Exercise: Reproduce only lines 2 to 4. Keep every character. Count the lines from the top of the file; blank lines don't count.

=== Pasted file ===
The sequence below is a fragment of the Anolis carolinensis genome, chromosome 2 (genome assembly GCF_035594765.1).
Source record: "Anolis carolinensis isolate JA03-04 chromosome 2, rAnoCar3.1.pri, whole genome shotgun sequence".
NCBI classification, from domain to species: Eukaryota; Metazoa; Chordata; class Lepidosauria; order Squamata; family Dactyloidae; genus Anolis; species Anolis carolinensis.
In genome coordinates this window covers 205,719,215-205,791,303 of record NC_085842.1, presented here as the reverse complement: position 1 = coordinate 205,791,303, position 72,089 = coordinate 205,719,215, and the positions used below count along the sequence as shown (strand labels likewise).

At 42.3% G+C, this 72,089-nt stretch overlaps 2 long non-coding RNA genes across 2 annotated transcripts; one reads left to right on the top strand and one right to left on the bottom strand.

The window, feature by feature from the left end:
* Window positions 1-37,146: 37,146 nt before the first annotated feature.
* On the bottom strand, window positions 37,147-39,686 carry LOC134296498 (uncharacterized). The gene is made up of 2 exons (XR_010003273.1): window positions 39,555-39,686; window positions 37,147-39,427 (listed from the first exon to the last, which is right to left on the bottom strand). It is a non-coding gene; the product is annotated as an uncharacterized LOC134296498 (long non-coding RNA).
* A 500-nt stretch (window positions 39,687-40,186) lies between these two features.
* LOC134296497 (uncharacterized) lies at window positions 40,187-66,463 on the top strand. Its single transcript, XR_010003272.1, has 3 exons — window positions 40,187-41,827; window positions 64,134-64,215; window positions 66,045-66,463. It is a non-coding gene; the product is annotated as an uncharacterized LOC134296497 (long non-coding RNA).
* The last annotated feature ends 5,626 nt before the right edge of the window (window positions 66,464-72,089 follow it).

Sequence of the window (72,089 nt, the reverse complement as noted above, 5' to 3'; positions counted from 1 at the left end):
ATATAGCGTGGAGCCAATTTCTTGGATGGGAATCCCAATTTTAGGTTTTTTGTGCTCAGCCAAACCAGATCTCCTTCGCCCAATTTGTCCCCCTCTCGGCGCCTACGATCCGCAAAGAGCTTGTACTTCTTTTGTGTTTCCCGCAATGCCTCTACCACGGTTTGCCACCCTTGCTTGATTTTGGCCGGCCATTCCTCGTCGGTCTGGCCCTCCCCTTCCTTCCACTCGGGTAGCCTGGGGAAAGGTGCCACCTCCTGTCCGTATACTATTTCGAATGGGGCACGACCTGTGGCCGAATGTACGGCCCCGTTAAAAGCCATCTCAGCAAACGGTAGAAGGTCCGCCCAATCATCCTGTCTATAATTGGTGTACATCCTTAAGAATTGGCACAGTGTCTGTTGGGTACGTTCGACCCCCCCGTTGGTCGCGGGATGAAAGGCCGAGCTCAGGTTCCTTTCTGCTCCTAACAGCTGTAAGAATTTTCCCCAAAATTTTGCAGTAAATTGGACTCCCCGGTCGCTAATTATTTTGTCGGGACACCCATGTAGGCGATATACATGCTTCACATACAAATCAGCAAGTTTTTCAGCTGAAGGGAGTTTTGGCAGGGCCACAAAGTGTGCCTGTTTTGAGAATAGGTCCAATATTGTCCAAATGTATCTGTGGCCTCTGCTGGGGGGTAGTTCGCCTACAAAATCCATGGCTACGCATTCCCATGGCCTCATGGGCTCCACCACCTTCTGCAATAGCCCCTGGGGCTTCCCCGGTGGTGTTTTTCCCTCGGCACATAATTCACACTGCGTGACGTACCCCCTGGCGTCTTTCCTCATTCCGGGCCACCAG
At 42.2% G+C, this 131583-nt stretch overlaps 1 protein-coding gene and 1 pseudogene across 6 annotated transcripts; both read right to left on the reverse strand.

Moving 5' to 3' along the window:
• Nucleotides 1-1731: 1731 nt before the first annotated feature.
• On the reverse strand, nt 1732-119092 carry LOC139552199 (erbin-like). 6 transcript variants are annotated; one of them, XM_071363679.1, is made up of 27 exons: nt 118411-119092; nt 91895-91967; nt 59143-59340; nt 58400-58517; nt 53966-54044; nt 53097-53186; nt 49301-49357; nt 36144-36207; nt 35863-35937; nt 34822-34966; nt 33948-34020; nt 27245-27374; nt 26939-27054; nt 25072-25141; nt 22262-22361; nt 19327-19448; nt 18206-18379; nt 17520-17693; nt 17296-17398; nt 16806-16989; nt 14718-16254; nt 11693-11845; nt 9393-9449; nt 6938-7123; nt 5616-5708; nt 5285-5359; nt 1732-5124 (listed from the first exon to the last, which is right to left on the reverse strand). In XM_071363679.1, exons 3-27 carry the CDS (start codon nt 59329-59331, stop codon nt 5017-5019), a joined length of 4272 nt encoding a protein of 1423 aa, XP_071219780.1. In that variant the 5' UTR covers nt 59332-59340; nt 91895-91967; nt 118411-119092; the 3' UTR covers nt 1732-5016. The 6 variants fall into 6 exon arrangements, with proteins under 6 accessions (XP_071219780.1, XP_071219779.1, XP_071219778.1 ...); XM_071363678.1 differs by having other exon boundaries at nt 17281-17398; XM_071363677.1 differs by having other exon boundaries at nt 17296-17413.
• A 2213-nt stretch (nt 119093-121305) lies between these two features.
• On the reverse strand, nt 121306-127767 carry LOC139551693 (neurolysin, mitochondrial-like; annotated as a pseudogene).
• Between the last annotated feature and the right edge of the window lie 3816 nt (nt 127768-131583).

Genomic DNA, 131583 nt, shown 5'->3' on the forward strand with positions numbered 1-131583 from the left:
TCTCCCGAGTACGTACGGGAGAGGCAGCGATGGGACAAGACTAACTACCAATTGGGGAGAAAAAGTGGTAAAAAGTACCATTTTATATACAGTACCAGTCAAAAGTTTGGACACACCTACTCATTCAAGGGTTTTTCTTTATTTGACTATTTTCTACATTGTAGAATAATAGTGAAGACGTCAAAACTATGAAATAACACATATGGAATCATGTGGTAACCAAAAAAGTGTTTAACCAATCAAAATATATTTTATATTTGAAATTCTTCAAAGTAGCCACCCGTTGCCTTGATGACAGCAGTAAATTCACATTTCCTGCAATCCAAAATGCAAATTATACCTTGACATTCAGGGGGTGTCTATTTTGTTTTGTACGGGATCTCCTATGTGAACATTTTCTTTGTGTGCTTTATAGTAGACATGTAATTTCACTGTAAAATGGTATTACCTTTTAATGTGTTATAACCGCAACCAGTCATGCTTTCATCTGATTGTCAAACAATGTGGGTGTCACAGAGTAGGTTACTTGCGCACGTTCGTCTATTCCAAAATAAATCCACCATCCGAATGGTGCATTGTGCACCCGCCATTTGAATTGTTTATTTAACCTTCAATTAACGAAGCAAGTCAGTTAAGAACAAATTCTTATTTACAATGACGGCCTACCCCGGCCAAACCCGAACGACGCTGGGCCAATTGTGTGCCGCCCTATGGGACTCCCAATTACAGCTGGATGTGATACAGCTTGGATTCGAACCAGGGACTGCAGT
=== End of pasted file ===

Source record: "Anolis carolinensis isolate JA03-04 chromosome 2, rAnoCar3.1.pri, whole genome shotgun sequence".
NCBI classification, from domain to species: Eukaryota; Metazoa; Chordata; class Lepidosauria; order Squamata; family Dactyloidae; genus Anolis; species Anolis carolinensis.
In genome coordinates this window covers 205,719,215-205,791,303 of record NC_085842.1, presented here as the reverse complement: position 1 = coordinate 205,791,303, position 72,089 = coordinate 205,719,215, and the positions used below count along the sequence as shown (strand labels likewise).